If you were to ask a group of people for examples of a classic horror video game, one of the most common answers would be Amnesia: The Dark Descent
. It was easily a ground breaking game and codified many of the things that would become commonplace in later horror games. Naturally, when the second Amnesia game was announced, people were very excited.
That excitement quickly turned into disappointment however. A Machine For Pigs set aside many of the gameplay features that made the original unique. You can now stare down the monsters, as there's no sanity meter to deplete and cause your character to panic. There's also hardly any penalty for getting caught by those monsters -- now, instead of killing you, they simply knock you out and drag you off to a nearby cage or crate, and you're free to try again right away. Another, rather blatant, change is that there's no limit on how long you can use your lantern. The first game had you scrounging around for more tinderboxes and lantern fuel every time you came to a new area, but here you're only in the dark if you want to be. There were many other changes besides these examples, and as a whole, it's not very scary anymore.
Ultimately, what you're left with is a lot of walking around in a dimly lit dystopian world and some minor fetch quests to keep you occupied. There's about six hours of story and lore to discover and experience, so if you prefer a somewhat creepy take of a man falling into a Hell of his own making, you'll probably still enjoy it. But if you're looking for something with more meat on its bones, go for the original Amnesia or the Penumbra series.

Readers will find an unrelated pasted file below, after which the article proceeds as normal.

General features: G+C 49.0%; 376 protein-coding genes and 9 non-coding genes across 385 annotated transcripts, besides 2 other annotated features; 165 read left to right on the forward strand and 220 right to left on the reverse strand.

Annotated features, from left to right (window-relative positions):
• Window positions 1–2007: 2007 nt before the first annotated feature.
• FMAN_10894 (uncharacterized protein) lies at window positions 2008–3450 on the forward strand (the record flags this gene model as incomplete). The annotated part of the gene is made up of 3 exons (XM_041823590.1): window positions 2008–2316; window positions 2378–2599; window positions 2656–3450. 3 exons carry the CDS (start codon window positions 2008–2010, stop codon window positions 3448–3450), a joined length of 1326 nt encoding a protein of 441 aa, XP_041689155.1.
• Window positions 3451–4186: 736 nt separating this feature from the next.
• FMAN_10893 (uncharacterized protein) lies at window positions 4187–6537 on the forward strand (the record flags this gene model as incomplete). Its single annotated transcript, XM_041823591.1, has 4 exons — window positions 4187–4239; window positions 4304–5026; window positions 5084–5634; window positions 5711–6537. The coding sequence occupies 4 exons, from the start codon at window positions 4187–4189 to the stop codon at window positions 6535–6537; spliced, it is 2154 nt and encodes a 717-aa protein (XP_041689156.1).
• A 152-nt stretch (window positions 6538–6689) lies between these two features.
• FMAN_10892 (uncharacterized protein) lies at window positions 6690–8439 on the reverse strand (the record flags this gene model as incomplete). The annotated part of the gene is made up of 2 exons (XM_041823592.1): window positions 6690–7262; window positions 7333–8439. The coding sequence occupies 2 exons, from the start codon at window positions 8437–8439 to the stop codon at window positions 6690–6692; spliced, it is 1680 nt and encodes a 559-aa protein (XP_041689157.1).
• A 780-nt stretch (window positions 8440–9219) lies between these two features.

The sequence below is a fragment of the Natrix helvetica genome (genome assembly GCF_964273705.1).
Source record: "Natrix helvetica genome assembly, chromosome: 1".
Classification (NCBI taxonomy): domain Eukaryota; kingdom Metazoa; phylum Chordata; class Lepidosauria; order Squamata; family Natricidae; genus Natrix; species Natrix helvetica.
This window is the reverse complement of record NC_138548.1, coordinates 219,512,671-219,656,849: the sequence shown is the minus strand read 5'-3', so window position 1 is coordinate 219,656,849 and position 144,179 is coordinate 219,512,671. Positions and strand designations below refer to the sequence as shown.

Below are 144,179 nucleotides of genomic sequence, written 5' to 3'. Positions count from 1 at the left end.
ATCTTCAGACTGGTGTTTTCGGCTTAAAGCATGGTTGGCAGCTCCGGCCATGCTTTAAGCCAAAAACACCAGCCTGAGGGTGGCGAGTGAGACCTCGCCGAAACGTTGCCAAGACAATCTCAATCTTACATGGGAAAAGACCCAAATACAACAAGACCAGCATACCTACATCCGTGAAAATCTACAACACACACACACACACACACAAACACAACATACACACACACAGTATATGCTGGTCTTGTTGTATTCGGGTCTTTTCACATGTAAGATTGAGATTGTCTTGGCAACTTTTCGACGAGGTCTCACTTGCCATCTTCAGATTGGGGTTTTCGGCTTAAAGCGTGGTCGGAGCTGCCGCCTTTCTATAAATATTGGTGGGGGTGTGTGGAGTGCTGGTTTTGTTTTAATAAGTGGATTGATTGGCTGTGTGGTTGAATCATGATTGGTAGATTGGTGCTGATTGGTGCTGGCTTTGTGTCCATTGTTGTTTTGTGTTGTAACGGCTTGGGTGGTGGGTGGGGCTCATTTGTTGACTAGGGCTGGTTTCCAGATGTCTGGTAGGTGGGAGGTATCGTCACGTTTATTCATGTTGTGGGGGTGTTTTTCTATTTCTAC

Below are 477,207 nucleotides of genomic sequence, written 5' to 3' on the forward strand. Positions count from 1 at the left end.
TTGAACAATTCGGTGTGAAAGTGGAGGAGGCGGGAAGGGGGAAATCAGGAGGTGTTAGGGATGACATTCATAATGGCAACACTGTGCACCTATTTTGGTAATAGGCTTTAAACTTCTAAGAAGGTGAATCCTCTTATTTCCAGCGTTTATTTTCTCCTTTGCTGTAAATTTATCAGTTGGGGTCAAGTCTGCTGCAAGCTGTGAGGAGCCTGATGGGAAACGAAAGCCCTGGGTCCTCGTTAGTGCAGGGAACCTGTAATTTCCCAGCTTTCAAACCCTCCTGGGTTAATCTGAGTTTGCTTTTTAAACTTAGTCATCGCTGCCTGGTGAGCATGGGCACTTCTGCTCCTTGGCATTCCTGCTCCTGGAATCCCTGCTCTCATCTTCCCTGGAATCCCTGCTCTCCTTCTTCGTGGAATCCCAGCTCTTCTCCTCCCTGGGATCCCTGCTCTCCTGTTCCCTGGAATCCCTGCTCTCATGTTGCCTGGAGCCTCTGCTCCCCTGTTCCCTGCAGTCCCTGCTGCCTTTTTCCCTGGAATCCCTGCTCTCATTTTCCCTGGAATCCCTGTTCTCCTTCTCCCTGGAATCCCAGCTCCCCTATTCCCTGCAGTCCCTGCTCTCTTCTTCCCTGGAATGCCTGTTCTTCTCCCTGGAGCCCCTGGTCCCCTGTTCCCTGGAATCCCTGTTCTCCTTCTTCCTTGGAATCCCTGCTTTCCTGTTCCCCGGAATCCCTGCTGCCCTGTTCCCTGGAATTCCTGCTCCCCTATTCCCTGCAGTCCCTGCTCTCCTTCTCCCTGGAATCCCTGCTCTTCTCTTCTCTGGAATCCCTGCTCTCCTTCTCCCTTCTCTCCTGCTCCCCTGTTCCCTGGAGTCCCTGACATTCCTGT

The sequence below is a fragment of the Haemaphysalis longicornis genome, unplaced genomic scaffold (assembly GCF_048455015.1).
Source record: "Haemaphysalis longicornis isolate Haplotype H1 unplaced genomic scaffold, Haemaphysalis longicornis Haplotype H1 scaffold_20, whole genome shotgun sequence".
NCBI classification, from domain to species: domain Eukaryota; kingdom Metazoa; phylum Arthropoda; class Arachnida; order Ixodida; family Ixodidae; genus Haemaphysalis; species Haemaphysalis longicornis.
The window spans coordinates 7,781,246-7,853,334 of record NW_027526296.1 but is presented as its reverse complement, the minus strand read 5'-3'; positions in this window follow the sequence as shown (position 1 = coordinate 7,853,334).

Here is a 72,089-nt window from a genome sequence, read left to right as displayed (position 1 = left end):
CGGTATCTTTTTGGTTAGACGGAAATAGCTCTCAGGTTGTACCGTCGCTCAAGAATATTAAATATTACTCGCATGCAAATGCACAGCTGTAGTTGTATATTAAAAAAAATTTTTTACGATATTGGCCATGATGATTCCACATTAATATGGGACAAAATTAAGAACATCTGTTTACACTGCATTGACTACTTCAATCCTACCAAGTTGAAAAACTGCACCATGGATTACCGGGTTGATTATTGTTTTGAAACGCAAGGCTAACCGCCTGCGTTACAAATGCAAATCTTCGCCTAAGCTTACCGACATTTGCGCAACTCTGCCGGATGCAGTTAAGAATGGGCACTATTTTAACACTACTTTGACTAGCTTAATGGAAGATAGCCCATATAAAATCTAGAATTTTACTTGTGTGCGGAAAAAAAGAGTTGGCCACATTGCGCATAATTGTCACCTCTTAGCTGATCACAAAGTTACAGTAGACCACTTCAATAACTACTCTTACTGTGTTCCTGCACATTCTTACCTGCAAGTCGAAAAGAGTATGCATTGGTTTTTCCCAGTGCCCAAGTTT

Solid story with some unexpected twists
Lots of clever wordplay
A lot of horror games these days use jump scares
and other fairly cheap tricks to scare the player. A Machine for Pigs goes a different route, bring the majority of the horror from the player's slow revelation of just how far their character had been willing to go to create their "perfect world". Think about it: you watch him descend into madness through his own eyes, and experience it with him. That's creepy enough all on its own.
Callbacks to the previous games
Speaking of madness, one of the symptoms the protagonist developed very early on was a disturbing fixation on pigs and the popular children's nursery rhyme, "This little piggy". This results in just about every conversation he has in the game being sprinkled with references to pigs. Occasionally he needs to go out of his way to get the words in, but it still adds a little depth to the story.
Unfortunately, it can also come across as narm
, breaking your immersion completely and preventing much of the game from being unsettling or spooky.
Steam community features
A Machine for Pigs is meant to tie in to the same world as the Dark Descent, but the events of the two stories happen in different times and places. Chronologically, this game takes place long after the events of the first game, so it makes sense that Brennenburg, the Orb and the infamous Vitae get mentioned here. However, the reference is very brief and easily missed -- in fact, it's so brief that you don't need to have played the first game to follow the events of this one.